TransCanada Corp put “substandard materials” – made by Quebec manufacturing company, Ezeflow – in an Alberta natural gas pipeline that blew up in 2013, Canada’s pipeline regulator said on Friday as it finally responded to a four-year old warning from a whistleblower with a new industry-wide safety order.
The order gives all Canadian pipeline companies under federal jurisdiction 60 days to identify whether any of their pipelines are using specific types of pipeline fittings, made by Ezeflow in Quebec as well as fittings by Canadoil Asia produced in Thailand, that were flagged for safety reasons. The order also requires the companies to submit mitigation plans to address potential weaknesses.
With the order, the regulator, the Calgary-based National Energy Board, confirmed that the whistleblower, former TransCanada engineer Evan Vokes, had correctly identified a safety issue that contributed to a rupture within a few hundred metres of a hunting cabin owned by a Cree family in northern Alberta.
“This isn’t anything that we sat on,” said NEB spokesman Darin Barter. “These are complex matters and we’re taking action now.”
Ezeflow, which has been featured in advertising campaigns promoting jobs from the oil sands by the Canadian Association of Petroleum Producers, as well as an ad promoting Calgary-based TransCanada’s proposed Energy East pipeline, said it disagrees with some parts of the Board’s safety order that allege its own staff and TransCanada’s staff didn’t verify the wall thickness of fittings which allegedly failed in the rupture. TransCanada said in a statement that it would comply with the order, noting that it was already following safety rules and using adequate materials.
Although Vokes put his warnings about the weak fittings in a formal complaint, sent in May 2012 to the regulator, the NEB had always denied that the whistleblower’s warnings represented an imminent threat to public safety, It still maintains, despite the rupture, that there was never any threat. Vokes said members of the family that owned the hunting cabin were lucky they were not around at the time of the explosion.
“It was only an act of God that multiple members of the (Cree) family didn’t wind up in a barbecue,” said Vokes, who lost his job at TransCanada after he approached the regulator with his safety allegations. “The (pipeline safety) code requires that gas pipelines have fracture toughness. They have to have it and as soon as you have that… it stops little holes from becoming big holes.”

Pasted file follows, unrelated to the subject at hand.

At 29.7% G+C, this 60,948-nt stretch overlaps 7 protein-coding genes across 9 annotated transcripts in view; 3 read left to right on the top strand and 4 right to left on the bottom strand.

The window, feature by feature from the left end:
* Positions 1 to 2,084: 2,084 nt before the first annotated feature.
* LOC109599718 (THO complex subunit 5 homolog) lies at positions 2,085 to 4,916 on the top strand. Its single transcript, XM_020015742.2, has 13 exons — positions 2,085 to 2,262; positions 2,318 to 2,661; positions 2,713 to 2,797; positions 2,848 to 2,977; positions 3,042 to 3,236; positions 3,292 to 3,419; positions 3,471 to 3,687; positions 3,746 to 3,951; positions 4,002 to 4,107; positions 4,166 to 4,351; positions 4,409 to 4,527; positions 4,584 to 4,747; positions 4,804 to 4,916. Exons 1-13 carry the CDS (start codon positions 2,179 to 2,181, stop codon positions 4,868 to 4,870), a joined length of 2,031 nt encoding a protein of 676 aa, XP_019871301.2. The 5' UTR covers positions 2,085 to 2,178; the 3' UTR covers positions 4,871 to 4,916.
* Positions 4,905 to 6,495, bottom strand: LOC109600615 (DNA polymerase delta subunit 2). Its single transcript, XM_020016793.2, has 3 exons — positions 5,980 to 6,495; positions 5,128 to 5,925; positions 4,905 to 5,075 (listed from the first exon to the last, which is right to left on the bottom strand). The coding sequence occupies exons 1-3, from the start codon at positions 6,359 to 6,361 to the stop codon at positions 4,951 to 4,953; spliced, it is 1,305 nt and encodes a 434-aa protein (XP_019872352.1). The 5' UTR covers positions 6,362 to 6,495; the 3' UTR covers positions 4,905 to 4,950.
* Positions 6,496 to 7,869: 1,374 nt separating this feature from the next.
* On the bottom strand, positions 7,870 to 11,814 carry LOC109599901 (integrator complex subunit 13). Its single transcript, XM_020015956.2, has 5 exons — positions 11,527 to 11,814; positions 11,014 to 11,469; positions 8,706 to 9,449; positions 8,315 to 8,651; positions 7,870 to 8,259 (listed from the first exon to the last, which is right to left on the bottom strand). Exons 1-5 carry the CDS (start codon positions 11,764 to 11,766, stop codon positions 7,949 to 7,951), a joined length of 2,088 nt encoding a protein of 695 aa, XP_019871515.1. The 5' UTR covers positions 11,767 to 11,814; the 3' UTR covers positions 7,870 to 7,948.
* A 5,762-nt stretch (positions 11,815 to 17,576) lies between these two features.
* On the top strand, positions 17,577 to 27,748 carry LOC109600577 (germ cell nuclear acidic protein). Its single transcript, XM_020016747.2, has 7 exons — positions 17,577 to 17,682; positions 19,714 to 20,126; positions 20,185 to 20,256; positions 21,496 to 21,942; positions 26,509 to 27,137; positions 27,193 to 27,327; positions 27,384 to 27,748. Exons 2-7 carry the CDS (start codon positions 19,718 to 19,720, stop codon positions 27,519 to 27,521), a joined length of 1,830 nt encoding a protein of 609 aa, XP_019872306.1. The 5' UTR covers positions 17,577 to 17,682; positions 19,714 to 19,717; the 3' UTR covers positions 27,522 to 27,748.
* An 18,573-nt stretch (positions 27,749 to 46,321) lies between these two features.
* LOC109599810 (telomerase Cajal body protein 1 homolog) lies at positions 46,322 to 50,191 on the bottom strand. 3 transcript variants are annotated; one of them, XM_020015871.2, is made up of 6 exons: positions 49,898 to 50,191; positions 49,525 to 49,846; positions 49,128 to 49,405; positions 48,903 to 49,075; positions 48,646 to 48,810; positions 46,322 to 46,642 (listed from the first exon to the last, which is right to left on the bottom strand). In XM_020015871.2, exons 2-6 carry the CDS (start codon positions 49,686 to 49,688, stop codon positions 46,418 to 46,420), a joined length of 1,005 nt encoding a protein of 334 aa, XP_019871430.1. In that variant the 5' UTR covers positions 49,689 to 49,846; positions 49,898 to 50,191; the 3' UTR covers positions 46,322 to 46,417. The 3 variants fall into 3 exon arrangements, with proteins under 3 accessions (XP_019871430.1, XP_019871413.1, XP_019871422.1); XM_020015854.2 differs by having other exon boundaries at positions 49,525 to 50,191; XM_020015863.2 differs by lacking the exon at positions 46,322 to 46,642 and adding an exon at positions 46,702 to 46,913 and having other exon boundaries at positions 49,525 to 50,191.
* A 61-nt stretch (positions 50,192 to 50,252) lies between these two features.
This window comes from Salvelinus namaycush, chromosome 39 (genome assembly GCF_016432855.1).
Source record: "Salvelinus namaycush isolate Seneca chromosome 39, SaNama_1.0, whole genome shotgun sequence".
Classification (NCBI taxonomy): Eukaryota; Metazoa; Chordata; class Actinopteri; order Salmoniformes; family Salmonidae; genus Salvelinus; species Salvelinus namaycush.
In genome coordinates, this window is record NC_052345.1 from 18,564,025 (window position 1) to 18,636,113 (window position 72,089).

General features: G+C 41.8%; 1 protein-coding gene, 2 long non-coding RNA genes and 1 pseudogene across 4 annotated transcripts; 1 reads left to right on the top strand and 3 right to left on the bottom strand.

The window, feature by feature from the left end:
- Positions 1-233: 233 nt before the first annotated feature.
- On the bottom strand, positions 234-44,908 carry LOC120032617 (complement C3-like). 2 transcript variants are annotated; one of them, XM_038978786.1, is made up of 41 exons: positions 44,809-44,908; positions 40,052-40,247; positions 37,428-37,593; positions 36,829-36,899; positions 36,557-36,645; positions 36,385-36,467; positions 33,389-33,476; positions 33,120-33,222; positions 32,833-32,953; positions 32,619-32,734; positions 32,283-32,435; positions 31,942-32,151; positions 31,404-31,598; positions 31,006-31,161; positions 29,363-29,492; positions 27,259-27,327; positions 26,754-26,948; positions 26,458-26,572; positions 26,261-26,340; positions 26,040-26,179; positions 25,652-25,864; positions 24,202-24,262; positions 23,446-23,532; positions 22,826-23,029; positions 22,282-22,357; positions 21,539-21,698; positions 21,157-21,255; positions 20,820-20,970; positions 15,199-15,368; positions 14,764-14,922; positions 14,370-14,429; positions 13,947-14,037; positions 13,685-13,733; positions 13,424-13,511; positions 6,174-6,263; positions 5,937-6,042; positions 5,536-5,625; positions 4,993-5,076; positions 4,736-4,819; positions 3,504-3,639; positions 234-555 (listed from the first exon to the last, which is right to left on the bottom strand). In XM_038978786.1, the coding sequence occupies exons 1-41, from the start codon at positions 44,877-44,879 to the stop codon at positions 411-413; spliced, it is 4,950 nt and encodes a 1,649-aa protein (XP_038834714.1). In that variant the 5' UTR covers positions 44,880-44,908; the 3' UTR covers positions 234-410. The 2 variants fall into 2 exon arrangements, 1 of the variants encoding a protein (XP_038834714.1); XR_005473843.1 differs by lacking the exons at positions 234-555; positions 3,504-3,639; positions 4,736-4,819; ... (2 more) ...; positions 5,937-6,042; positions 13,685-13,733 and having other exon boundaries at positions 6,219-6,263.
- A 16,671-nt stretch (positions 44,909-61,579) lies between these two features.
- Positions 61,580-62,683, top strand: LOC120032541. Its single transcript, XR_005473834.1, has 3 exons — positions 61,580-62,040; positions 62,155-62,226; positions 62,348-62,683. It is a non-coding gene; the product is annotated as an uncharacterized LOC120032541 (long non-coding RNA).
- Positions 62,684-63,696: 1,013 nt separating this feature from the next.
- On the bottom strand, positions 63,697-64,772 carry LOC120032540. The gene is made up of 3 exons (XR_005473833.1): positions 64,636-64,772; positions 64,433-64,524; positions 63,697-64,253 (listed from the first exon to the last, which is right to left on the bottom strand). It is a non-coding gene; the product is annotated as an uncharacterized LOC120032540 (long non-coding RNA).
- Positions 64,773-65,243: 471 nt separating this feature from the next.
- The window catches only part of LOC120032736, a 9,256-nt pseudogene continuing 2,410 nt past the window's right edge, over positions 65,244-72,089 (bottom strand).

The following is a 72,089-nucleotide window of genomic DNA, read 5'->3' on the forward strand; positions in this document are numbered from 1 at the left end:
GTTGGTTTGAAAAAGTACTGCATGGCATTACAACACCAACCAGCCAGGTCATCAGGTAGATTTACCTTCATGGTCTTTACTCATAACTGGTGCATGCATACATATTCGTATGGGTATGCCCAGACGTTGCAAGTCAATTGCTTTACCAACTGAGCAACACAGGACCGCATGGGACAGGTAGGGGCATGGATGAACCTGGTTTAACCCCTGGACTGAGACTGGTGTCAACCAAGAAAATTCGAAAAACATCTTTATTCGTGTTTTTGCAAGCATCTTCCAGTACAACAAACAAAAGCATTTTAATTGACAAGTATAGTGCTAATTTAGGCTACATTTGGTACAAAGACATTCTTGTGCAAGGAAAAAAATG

He said this incident also shows that the public should be skeptical about trusting the NEB to oversee safe pipeline operations, noting that they have failed to enforce existing provisions of pipeline regulations that require companies to have adequate quality control programs as well as safety code rules that require materials to be resistant to fractures.
Barter said the regulator is being proactive by taking action, even though it believes there is no “imminent” threat.
He added that the NEB plans to ask the Canadian Standards Association before the end of February to adopt tougher standards in its pipeline safety code. When asked if TransCanada could face any sanctions, related to the rupture, Barter said the NEB was closing its investigation and would not issue a report since the Transportation Safety Board of Canada was the lead investigator.
Under Canada’s pipeline safety rules, the line operator is responsible for ensuring quality of its materials, and not the manufacturer.
“TransCanada shares the NEB’s emphasis on pipeline safety and will respond to this overall industry order,” said TransCanada spokesman Mark Cooper in an email. “All materials used in TransCanada’s pipelines meet or exceed regulatory standards. We will provide the information they requested from us and all operators.”
He added that TransCanada has continuously improved its safety oversight, while using its experiences as learning opportunities to achieve a goal of eliminating all incidents.
Pierre Latendresse, the president of Ezeflow, a company with about 200 employees that is based in Granby, Quebec, east of Montreal, said the safety order would affect about 60 pipeline fittings, a small fraction of the company’s total production. But he noted that the company has a good record of producing quality materials for 40 years.
“It (the safety order) certainly has an impact on our reputation,” Latendresse said in an interview. “They’re saying that we did not check the wall thickness. This is disputable… It’s a question of interpretation. When we make fittings, we check the wall thickness before we make the (fittings). So it’s ridiculous to say something like that (NEB statement).”
Ezeflow’s name was left out of a Transportation Safety Board of Canada report from 2015 on the 2013 rupture, and company officials said they were initially told by regulators that their name would be kept out of investigation reports. So they said they were surprised to be identified in the safety order on Friday.
It could cause some embarrassment for the oil patch that has used the Quebec company in recent advertising as it seeks to promote the economic benefits of expanding production in the oil sands industry. In one commercial, created by the Canadian Association of Petroleum Producers, Latendresse is featured mentioning that his company’s own employees believe that “every fitting is a piece of art and we take great pride in what we’re doing.”
The new NEB safety order also noted that similar pipeline fittings problems with Canadoil were flagged in earlier safety advisories by both U.S. and Canadian regulators in recent years.
Editor’s note: This story has been corrected to reflect that TransCanada was not blamed for putting substandard materials in its pipeline.